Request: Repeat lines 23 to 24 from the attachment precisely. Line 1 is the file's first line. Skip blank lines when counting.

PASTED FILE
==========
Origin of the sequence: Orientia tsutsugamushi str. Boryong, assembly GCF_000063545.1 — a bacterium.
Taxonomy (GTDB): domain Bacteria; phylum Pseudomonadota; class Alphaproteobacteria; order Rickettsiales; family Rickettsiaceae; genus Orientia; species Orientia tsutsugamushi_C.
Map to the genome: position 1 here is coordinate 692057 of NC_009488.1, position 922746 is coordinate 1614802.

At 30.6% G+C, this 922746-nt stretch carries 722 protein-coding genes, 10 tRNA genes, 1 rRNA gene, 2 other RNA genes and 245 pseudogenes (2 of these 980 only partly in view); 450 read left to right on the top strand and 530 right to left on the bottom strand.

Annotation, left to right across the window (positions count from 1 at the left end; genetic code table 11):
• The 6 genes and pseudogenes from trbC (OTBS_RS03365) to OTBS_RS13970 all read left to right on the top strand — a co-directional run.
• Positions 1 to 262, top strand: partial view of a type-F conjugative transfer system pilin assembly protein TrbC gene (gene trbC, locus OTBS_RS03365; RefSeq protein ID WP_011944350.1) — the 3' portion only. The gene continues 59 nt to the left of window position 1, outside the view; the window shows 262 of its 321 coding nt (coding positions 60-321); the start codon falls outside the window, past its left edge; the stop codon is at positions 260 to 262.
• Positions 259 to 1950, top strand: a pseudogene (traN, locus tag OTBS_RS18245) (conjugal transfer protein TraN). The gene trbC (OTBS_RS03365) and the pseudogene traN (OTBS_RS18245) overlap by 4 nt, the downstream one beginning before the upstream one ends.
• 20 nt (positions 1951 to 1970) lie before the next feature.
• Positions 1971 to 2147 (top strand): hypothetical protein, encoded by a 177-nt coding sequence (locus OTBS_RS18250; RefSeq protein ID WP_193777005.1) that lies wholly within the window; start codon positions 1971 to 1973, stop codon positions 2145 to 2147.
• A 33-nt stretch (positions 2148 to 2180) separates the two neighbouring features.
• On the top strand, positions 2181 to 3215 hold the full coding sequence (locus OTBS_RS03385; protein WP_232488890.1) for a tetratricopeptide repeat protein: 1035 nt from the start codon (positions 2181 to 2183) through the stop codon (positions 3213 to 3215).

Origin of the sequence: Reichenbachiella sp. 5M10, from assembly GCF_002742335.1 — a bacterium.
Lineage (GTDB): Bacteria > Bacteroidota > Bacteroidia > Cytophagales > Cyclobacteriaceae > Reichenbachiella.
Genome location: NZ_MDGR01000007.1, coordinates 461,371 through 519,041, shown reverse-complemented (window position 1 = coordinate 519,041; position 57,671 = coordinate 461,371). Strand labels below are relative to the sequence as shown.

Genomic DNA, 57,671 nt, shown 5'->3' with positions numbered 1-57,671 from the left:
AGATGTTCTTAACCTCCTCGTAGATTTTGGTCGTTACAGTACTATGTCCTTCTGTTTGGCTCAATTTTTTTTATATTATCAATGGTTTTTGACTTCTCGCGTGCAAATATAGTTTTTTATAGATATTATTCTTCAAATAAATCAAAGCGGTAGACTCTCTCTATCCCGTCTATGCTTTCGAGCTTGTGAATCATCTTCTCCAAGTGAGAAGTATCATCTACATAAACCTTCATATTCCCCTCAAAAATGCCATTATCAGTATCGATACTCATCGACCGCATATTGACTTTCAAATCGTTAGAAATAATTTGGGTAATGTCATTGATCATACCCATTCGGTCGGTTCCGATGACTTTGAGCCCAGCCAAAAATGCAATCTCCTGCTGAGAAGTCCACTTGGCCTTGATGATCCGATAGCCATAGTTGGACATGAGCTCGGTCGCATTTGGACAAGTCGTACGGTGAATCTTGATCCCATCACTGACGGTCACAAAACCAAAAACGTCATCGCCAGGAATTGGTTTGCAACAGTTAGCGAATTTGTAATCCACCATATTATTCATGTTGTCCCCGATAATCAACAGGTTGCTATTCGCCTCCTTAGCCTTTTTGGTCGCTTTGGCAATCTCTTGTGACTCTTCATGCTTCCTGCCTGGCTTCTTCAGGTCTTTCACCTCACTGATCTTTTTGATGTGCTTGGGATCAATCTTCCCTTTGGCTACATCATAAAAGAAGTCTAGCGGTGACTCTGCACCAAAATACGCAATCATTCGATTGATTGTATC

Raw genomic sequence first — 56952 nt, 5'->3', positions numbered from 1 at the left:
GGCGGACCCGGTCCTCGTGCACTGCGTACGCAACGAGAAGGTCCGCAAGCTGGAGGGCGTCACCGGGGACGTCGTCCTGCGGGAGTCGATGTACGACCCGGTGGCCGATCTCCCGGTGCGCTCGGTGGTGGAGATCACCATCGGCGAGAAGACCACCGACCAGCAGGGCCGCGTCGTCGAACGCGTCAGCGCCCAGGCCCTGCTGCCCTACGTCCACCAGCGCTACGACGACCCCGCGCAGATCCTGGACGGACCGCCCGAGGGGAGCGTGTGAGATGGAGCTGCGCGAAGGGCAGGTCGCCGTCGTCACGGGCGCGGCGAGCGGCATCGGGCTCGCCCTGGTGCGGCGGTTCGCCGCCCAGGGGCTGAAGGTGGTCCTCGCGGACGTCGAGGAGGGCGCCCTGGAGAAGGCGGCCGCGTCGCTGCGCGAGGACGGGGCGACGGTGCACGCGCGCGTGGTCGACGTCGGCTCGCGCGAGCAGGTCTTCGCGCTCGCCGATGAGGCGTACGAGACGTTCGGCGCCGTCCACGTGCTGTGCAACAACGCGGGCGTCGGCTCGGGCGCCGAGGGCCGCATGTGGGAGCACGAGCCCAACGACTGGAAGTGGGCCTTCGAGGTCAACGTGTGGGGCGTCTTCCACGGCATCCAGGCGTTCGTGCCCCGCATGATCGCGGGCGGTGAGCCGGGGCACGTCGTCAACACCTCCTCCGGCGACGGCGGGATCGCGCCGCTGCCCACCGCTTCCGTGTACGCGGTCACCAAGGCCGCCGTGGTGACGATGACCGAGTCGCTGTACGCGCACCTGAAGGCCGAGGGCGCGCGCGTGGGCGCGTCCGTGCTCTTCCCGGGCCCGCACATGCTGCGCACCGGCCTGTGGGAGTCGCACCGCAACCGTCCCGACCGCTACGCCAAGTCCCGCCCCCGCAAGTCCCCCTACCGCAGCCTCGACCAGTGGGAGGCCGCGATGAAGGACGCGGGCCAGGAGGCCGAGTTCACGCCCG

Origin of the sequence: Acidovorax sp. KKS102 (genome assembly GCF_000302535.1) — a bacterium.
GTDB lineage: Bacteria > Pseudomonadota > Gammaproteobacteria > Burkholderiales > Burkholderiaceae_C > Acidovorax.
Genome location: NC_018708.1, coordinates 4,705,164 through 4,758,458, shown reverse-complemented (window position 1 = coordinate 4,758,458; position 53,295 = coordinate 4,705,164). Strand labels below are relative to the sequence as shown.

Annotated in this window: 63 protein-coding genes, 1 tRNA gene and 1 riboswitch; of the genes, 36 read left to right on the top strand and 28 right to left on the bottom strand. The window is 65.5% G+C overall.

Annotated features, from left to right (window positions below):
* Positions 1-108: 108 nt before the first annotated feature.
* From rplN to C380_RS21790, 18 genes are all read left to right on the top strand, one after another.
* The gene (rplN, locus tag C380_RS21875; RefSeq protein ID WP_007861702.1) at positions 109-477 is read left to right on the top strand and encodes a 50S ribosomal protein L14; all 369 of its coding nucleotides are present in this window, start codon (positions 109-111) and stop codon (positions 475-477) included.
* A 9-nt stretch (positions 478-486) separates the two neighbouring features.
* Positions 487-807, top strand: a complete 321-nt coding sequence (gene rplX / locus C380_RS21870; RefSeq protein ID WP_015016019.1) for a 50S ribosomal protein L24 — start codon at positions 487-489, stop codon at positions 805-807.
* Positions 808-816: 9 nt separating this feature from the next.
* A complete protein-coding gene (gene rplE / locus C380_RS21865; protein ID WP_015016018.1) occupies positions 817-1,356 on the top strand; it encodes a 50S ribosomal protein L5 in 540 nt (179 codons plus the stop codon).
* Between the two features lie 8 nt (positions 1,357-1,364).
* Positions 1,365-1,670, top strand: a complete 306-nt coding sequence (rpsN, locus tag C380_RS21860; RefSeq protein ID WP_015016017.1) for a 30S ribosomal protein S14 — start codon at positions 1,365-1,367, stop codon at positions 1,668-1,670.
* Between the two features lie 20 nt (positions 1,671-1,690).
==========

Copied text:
Annotated in this window: 63 protein-coding genes, 1 tRNA gene and 1 riboswitch; of the genes, 36 read left to right on the top strand and 28 right to left on the bottom strand. The window is 65.5% G+C overall.

Annotated features, from left to right (window positions below):